If you are put off by the first speaker’s remarks, jump to 3:40 when Mr. Maclean’s presentation begins.

Mr. Maclean allowed us to publish an excerpt from his book in January.


Thanks go out to Kelly

LA County to conduct major earthquake exercise

LA County OESThe Los Angeles County Office of Emergency Management will be hosting a major functional exercise to respond to a simulated magnitude 7.8 earthquake, Thursday March 21.

The exercise will feature the California Integrated Seismic Network’s Earthquake Early Warning Demonstration System and the participation of 53 City emergency operations centers, American Red Cross, Emergency Network Los Angeles, Southern California Edison and County departments (Chief Executive Office, Community & Senior Services, Coroner, Fire, Health, Human Resources, Internal Services, Mental Health, Public Health, Public Social Services, Public Works and Sheriff). These departments and organizations will be communicating and coordinating various types of resource and commodity requests by utilizing the Operational Area Response and Recovery System in response to a simulated magnitude 7.8 earthquake that impact the entire LACOA.

A functional exercise is a training event that is designed to test and evaluate selected emergency functions and the interaction of various levels of government, response organizations, volunteer groups, and industry in a simulated environment. This type of exercise usually involves key decision makers, the local emergency operations center and representatives from response and support organizations. Field response units are not normally activated and deployed during a functional exercise.

Agencies object to CAL FIRE’s draft vegetation treatment plan

At least two agencies have filed criticisms of a draft Environmental Impact Report developed by California’s Department of Forestry and Fire Protection. The plan for the California Statewide Vegetation Treatment Program determines how vegetation would be managed to lower the risk of catastrophic wildfires on 38 million acres of state responsibility land. After it is approved, individual thinning, herbicide, or prescribed fire projects would not have to obtain separate approvals under the California Environmental Quality Act.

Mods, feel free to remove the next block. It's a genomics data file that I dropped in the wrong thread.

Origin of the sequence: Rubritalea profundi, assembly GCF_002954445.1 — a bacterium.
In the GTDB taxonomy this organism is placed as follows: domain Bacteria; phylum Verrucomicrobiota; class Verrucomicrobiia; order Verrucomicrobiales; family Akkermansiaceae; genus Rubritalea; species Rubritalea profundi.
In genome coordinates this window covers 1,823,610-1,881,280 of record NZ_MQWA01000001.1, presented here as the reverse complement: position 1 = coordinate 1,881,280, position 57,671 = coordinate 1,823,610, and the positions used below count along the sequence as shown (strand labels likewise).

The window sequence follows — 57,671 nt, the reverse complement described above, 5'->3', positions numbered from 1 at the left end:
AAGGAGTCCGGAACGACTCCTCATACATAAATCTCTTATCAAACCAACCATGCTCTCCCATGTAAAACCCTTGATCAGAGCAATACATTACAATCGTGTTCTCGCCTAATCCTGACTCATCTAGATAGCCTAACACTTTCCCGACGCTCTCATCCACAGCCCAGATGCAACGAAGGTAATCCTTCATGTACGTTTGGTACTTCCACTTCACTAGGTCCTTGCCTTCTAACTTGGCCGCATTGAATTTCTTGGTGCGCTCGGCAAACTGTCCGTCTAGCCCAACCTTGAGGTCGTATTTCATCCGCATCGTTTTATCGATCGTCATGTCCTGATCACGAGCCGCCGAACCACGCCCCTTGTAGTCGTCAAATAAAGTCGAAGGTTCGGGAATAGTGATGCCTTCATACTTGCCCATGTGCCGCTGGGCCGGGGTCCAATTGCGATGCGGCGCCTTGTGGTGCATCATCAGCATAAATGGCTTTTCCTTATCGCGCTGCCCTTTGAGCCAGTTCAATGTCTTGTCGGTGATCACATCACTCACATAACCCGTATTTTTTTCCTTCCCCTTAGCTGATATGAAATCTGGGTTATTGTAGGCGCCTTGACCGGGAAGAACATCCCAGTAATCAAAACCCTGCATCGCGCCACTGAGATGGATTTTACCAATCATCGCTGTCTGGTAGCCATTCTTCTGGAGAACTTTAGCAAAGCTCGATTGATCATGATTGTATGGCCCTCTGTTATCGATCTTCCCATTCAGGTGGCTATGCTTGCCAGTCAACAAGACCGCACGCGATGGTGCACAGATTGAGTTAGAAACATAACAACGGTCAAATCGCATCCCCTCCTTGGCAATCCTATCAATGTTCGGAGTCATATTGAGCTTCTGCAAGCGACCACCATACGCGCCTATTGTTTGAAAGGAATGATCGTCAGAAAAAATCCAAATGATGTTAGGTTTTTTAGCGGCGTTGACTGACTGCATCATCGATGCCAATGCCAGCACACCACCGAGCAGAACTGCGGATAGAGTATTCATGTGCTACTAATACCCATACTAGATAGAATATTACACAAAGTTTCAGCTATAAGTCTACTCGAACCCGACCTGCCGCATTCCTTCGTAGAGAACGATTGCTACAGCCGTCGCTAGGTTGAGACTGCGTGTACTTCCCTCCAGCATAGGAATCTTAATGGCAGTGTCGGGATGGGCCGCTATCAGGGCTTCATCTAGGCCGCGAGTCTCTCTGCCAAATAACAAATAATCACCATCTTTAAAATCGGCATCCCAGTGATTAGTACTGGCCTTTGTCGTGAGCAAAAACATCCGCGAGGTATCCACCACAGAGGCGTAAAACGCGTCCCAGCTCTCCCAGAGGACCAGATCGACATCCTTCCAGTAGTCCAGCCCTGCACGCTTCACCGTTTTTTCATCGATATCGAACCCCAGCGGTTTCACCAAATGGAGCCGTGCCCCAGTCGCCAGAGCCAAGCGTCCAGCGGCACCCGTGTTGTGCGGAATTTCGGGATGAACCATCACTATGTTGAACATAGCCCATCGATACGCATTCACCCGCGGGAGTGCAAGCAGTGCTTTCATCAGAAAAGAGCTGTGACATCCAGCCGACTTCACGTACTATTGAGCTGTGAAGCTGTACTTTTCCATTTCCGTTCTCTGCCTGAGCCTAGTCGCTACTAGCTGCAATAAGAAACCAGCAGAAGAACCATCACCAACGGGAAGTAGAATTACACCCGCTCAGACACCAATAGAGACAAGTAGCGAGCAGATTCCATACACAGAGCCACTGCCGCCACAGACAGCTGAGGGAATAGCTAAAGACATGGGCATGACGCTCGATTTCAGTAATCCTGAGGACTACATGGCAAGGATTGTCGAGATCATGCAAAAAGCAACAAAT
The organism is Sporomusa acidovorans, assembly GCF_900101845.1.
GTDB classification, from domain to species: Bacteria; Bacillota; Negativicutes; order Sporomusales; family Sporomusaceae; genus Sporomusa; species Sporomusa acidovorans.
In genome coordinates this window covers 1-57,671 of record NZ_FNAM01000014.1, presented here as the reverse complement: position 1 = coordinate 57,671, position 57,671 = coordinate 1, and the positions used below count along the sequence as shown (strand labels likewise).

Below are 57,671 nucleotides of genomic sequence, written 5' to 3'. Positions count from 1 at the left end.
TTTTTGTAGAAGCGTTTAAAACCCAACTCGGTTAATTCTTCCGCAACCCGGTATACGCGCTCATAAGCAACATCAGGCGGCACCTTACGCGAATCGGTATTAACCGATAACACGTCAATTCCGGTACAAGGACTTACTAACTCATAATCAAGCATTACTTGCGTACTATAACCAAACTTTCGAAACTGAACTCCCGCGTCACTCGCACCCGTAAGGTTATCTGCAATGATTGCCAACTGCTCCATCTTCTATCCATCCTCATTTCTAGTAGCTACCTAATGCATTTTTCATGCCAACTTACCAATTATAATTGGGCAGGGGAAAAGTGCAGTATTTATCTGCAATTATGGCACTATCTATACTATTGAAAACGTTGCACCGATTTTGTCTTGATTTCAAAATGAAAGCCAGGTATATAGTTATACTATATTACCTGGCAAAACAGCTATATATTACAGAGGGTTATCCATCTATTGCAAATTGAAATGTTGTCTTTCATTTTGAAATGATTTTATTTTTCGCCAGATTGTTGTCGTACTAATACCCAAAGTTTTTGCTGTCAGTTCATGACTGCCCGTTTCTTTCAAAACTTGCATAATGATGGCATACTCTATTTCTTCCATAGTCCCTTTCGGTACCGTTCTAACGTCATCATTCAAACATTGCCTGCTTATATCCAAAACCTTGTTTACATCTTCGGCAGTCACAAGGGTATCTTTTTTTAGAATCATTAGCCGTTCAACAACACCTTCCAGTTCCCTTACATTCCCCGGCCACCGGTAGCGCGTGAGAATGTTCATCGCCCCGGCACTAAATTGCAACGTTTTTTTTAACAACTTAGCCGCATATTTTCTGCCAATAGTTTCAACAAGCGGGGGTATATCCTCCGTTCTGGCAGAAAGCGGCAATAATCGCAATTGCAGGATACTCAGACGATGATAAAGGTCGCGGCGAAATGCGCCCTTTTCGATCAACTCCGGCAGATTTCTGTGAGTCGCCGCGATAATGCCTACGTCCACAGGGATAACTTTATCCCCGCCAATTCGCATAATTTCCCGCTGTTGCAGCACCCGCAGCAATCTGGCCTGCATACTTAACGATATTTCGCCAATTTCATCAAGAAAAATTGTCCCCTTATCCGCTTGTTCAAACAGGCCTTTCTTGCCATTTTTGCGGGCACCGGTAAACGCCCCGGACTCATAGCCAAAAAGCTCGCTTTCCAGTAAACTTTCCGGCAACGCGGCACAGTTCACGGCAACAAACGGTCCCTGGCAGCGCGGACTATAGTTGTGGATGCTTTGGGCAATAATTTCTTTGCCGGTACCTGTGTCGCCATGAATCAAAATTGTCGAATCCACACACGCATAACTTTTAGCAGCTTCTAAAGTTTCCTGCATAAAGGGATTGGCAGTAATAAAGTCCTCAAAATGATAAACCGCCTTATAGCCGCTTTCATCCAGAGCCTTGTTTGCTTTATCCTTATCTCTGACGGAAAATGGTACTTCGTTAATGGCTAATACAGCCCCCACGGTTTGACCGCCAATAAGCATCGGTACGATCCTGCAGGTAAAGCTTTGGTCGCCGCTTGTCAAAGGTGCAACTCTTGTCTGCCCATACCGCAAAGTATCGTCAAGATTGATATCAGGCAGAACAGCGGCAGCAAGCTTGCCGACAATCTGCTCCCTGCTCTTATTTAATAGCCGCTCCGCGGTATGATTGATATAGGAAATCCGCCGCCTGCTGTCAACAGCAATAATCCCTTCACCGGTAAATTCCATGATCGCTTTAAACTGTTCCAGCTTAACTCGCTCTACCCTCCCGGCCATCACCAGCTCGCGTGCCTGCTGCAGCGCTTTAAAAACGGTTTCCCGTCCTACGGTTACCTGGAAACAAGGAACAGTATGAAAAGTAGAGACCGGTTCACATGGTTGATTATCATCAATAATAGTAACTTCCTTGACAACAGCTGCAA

Below is an excerpt from an editorial in the LA Times:

…For all its length, though, the report is disturbingly vague about what the state proposes to do and where. Many wildfire experts say the study is outdated on the science of fire ecology and treats very different natural landscapes as though they were the same. The state’s Department of Fish and Wildlife responded to the report with serious criticisms, saying among other things that the plan could cause substantial environmental damage. A letter from the National Park Service is downright scathing, slamming the report for numerous inaccuracies, accusing Cal Fire of ignoring important scientific studies and openly questioning whether the plan even meets the legal requirements for this type of EIR.

“If implemented, the proposed program would cause significant, irreversible and unmitigable environmental impacts to natural resources in the Santa Monica Mountains National Recreation Area on a large scale, while producing few if any of the fire safety benefits stated as goals of the program. As such, it would represent a very poor use of public funds,” wrote Robert S. Taylor Jr., a fire specialist with the Park Service. “I strongly recommend that Cal Fire withdraw the current proposal and produce a new one based on best available science.”


As fast as a freight train with a broken throttle

The American Red Cross of Los Angeles — I guess their heart is in the right place. They produced a video that tries to impress upon viewers the speed at which a vegetation fire spreads. They convinced an Inspector with the Los Angeles County Fire Department to say “…a wildfire can come at you like a freight train with a broken throttle.” Then they pump propane through a pipe with holes in it and ignite the escaping gas, while Red Cross volunteers try to outrun the flames coming out of the pipe. I’m not sure that this has anything in common with a vegetation fire, but what the hell.

Be warned, at 1:40 the sound volume triples.